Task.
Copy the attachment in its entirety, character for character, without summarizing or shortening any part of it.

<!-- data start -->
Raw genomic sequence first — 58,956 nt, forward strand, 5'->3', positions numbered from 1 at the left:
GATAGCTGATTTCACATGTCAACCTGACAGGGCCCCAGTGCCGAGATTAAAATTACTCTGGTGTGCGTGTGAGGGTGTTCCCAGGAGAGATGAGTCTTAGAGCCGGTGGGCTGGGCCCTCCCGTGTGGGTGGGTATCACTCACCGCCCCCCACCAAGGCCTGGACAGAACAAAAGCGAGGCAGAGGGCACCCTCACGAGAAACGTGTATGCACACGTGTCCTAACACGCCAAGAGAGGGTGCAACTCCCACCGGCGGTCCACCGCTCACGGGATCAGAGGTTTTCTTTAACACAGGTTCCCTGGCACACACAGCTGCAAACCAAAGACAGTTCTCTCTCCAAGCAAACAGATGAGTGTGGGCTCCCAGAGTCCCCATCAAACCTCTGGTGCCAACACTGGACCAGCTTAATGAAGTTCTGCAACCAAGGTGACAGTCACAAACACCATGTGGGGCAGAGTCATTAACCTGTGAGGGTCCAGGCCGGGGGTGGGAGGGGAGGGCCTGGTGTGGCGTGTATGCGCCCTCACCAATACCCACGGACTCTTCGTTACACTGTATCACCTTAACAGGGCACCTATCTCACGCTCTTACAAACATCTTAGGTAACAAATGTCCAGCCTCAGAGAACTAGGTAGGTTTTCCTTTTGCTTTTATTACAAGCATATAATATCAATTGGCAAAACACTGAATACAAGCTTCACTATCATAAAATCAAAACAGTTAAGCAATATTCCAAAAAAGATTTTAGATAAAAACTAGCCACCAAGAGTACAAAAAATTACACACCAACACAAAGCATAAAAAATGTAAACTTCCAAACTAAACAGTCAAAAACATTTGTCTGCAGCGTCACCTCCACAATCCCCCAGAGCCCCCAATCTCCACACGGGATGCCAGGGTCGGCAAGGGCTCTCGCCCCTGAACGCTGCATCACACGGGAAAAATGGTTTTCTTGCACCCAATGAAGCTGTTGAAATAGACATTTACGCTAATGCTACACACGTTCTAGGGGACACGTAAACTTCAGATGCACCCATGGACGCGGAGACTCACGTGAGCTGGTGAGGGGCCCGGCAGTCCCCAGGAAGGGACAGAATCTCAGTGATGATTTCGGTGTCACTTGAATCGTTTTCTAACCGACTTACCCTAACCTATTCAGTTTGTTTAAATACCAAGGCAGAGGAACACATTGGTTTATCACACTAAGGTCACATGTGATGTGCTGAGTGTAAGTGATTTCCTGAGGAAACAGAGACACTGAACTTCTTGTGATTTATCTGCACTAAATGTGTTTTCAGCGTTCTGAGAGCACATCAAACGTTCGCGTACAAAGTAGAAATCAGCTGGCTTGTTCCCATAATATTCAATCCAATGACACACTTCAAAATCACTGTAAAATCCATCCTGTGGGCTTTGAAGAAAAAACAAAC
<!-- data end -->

Raw genomic sequence first — 58,956 nt, forward strand, 5'->3', positions numbered from 1 at the left:
GATAGCTGATTTCACATGTCAACCTGACAGGGCCCCAGTGCCGAGATTAAAATTACTCTGGTGTGCGTGTGAGGGTGTTCCCAGGAGAGATGAGTCTTAGAGCCGGTGGGCTGGGCCCTCCCGTGTGGGTGGGTATCACTCACCGCCCCCCACCAAGGCCTGGACAGAACAAAAGCGAGGCAGAGGGCACCCTCACGAGAAACGTGTATGCACACGTGTCCTAACACGCCAAGAGAGGGTGCAACTCCCACCGGCGGTCCACCGCTCACGGGATCAGAGGTTTTCTTTAACACAGGTTCCCTGGCACACACAGCTGCAAACCAAAGACAGTTCTCTCTCCAAGCAAACAGATGAGTGTGGGCTCCCAGAGTCCCCATCAAACCTCTGGTGCCAACACTGGACCAGCTTAATGAAGTTCTGCAACCAAGGTGACAGTCACAAACACCATGTGGGGCAGAGTCATTAACCTGTGAGGGTCCAGGCCGGGGGTGGGAGGGGAGGGCCTGGTGTGGCGTGTATGCGCCCTCACCAATACCCACGGACTCTTCGTTACACTGTATCACCTTAACAGGGCACCTATCTCACGCTCTTACAAACATCTTAGGTAACAAATGTCCAGCCTCAGAGAACTAGGTAGGTTTTCCTTTTGCTTTTATTACAAGCATATAATATCAATTGGCAAAACACTGAATACAAGCTTCACTATCATAAAATCAAAACAGTTAAGCAATATTCCAAAAAAGATTTTAGATAAAAACTAGCCACCAAGAGTACAAAAAATTACACACCAACACAAAGCATAAAAAATGTAAACTTCCAAACTAAACAGTCAAAAACATTTGTCTGCAGCGTCACCTCCACAATCCCCCAGAGCCCCCAATCTCCACACGGGATGCCAGGGTCGGCAAGGGCTCTCGCCCCTGAACGCTGCATCACACGGGAAAAATGGTTTTCTTGCACCCAATGAAGCTGTTGAAATAGACATTTACGCTAATGCTACACACGTTCTAGGGGACACGTAAACTTCAGATGCACCCATGGACGCGGAGACTCACGTGAGCTGGTGAGGGGCCCGGCAGTCCCCAGGAAGGGACAGAATCTCAGTGATGATTTCGGTGTCACTTGAATCGTTTTCTAACCGACTTACCCTAACCTATTCAGTTTGTTTAAATACCAAGGCAGAGGAACACATTGGTTTATCACACTAAGGTCACATGTGATGTGCTGAGTGTAAGTGATTTCCTGAGGAAACAGAGACACTGAACTTCTTGTGATTTATCTGCACTAAATGTGTTTTCAGCGTTCTGAGAGCACATCAAACGTTCGCGTACAAAGTAGAAATCAGCTGGCTTGTTCCCATAATATTCAATCCAATGACACACTTCAAAATCACTGTAAAATCCATCCTGTGGGCTTTGAAGAAAAAACAAAC